Because intersectionality is a critical theory and not a scientific theory that should be held to the standard of falsifiability, it is best to evaluate intersectional research according to how well it adheres to the essential elements of intersectionality (Else-Quest & Hyde, 2016). The first element is that intersectional research focuses on the experience and meaning of simultaneously belonging to multiple intertwined social categories, such as gender, race/ethnicity, class, and sexual orientation. For example, how are cisgender women’s experiences of gender identity similar to and different from transgender women’s experiences? Such a question explores a dimension of diversity within the population of women.
The second element is that researchers must examine how power is connected to belonging in each of those intersecting categories. For example, what role does social inequality play in the different experiences of gender identity among cisgender and transgender women? Both groups are oppressed as women, but cisgender women have privilege relative to transgender women. An important point of intersectionality is that one intersecting category may confer disadvantage while another may grant privilege.
The third element of intersectional research is that social categories are examined as properties of a person as well as their social context, so those categories and their significance may change. For example, how does a transgender woman’s gender identity develop within a particular culture and historical period? Are there times or situations when the importance of her being transgender is greater, such as when receiving medical care?
The new questions and perspectives that intersectionality inspires are limitless. The point is that social categories like gender, race/ethnicity, class, and sexual orientation (among others) are highly complex, and social justice and equality are always the goals of intersectional approaches.
The word queer has a, well, queer history. Today, many use the word as an umbrella term for anyone who is not heterosexual. Yet, long used to mean “strange” or “odd,” queer became a heterosexist slur in the middle of the 20th century. By the 1990s, however, the word had been reclaimed by feminist theorists within lesbian and gay studies, such as Michel Foucault (1978), Eve Sedgwick (1990), and Teresa de Lauretis (1991), who questioned the social construction of gender and sexuality (Halperin, 2003). Queer theory proposed that one’s gender, gender identity, and sexual orientation are not stable, fixed, biologically based characteristics, but rather fluid and dynamic aspects of individuals shaped by culture. To be queer was not to be gay or lesbian, but to reject any boundaries or preconceived norms about gender and sexuality. Thus, queer theory is deeply rooted in social constructionism and the critique of the gender binary. Queer theorist Judith Butler explained,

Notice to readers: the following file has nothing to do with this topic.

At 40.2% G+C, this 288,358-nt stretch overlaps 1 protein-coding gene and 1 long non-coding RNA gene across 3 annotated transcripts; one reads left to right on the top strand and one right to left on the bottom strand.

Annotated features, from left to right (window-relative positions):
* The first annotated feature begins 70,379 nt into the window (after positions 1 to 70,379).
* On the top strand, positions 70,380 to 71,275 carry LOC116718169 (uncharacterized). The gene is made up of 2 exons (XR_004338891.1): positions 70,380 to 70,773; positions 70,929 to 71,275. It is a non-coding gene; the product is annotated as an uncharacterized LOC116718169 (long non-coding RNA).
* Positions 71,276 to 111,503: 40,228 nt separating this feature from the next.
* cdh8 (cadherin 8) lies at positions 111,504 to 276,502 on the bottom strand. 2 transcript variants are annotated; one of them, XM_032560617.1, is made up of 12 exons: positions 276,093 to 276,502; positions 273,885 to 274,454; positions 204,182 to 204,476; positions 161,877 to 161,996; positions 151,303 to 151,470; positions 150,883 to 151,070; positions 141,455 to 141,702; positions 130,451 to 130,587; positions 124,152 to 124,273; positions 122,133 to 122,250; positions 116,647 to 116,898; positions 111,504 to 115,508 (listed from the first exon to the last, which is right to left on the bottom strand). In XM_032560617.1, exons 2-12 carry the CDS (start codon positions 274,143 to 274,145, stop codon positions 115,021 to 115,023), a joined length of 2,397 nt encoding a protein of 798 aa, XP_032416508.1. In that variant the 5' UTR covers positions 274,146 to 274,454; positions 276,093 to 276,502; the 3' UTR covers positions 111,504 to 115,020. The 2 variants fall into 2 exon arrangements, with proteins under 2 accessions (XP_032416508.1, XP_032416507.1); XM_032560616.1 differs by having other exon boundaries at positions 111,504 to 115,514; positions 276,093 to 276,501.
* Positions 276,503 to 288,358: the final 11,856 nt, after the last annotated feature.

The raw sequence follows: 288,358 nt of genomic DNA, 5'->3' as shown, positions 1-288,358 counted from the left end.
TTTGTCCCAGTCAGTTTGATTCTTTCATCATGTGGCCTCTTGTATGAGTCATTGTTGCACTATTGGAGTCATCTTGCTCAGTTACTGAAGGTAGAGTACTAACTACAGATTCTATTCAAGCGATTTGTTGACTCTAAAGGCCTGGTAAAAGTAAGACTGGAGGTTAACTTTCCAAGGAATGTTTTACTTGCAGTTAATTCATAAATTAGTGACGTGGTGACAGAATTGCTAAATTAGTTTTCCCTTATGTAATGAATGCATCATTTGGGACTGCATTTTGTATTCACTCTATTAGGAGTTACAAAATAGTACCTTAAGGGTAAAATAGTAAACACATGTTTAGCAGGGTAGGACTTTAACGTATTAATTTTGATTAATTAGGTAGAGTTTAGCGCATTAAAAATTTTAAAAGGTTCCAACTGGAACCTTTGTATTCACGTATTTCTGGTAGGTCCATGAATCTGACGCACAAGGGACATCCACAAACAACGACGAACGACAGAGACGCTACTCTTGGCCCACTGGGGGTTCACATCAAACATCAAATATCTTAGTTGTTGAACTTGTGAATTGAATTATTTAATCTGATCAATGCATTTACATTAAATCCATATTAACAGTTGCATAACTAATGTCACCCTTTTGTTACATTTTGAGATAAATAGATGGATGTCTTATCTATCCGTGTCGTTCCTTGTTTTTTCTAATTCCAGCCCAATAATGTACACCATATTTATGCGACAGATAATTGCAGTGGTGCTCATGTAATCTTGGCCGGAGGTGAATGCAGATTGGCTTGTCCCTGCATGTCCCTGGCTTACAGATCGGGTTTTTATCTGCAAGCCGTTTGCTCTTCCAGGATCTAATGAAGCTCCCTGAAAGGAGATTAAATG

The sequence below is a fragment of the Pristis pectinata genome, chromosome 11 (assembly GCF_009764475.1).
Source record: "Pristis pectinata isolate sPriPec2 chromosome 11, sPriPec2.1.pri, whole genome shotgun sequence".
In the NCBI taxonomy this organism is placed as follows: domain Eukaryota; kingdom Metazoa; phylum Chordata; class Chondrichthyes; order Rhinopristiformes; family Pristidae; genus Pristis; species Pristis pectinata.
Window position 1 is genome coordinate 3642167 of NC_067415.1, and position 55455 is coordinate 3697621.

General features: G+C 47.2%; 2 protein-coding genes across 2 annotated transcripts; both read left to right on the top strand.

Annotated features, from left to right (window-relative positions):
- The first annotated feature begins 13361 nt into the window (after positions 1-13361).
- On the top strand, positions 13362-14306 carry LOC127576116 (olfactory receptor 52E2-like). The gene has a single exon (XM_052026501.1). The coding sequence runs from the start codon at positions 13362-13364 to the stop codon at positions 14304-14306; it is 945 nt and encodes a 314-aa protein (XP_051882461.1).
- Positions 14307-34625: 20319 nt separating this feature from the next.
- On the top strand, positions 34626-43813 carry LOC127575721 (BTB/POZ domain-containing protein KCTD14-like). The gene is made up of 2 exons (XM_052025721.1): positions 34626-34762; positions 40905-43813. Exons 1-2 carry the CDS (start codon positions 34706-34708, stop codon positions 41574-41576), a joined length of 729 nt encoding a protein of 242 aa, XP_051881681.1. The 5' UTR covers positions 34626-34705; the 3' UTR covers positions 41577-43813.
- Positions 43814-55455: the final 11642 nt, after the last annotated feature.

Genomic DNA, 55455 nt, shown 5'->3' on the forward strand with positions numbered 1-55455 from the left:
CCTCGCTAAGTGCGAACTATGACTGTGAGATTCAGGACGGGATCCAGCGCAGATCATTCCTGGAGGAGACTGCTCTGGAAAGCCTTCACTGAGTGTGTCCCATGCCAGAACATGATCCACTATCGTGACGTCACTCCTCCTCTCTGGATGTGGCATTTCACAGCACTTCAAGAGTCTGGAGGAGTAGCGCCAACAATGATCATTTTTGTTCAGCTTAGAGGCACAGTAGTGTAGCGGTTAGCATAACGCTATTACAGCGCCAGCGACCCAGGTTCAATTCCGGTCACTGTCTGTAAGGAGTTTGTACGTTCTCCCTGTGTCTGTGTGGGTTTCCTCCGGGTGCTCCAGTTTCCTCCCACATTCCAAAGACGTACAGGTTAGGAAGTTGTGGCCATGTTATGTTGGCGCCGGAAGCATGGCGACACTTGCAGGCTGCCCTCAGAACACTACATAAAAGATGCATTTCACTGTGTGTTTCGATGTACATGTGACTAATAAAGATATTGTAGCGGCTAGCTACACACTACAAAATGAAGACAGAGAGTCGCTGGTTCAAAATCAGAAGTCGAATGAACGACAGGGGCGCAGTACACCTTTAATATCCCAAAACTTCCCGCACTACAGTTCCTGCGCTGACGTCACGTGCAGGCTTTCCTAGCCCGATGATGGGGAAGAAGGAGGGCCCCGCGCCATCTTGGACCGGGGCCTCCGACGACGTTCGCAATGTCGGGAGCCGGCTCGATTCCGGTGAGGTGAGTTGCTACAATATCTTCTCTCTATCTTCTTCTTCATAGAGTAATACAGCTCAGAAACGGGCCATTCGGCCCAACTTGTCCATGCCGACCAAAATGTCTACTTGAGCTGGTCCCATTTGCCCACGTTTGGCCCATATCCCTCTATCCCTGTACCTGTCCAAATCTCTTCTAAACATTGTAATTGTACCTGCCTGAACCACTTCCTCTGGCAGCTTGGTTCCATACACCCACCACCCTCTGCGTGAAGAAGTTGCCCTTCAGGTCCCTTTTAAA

Queer theory: A theoretical perspective that one’s gender, gender identity, and sexual orientation are not stable, fixed, biologically based characteristics, but rather fluid and dynamic aspects of individuals shaped by culture.
My understanding of queer is a term that desires that you don’t have to present an identity card before entering a meeting. Heterosexuals can join the queer movement. Bisexuals can join the queer movement. Queer is not being lesbian. Queer is not being gay. It is an argument against lesbian specificity: that if I am a lesbian I have to desire in a certain way. Or if I am a gay I have to desire in a certain way. Queer is an argument against certain normativity, what a proper lesbian or gay identity is. (quoted in Michalik, 2001, para. 5)
Queer theory has made important contributions to the psychology of women and gender, particularly with regard to questioning the stability of gender and sexuality (B. B. Carr et al., 2017). We will revisit queer theory in greater depth in Chapter 13.
Gender Roles and Socialization
Feminists have highlighted the importance of gender roles and socialization in our culture. American society has well-defined roles for men and for women. From their earliest years, children are socialized to conform to these roles. In this regard, the feminist perspective is in close agreement with social learning theory. The feminist sees these roles as constricting to individuals. Essentially, gender roles tell children that there are certain things they may not do, whether telling a girl that she cannot be a physicist or a boy that he cannot be a nurse. Because gender roles limit individual potentials and aspirations, feminists believe that we would be better off without such roles, or at least that those roles need to be radically revised.
Anthropologists such as Margaret Mead (1935, 1949) have discovered that other cultures have gender roles considerably different from our own; for example, in some other cultures men are reputed to be the gossips, and women are thought to be the appropriate ones to carry heavy loads. But despite all the cross-cultural diversity in gender roles, one universal principle seems to hold: Every known society recognizes and elaborates gender differences (Rosaldo, 1974), a point that is consistent with feminists’ emphasis on the power and pervasiveness of gender roles.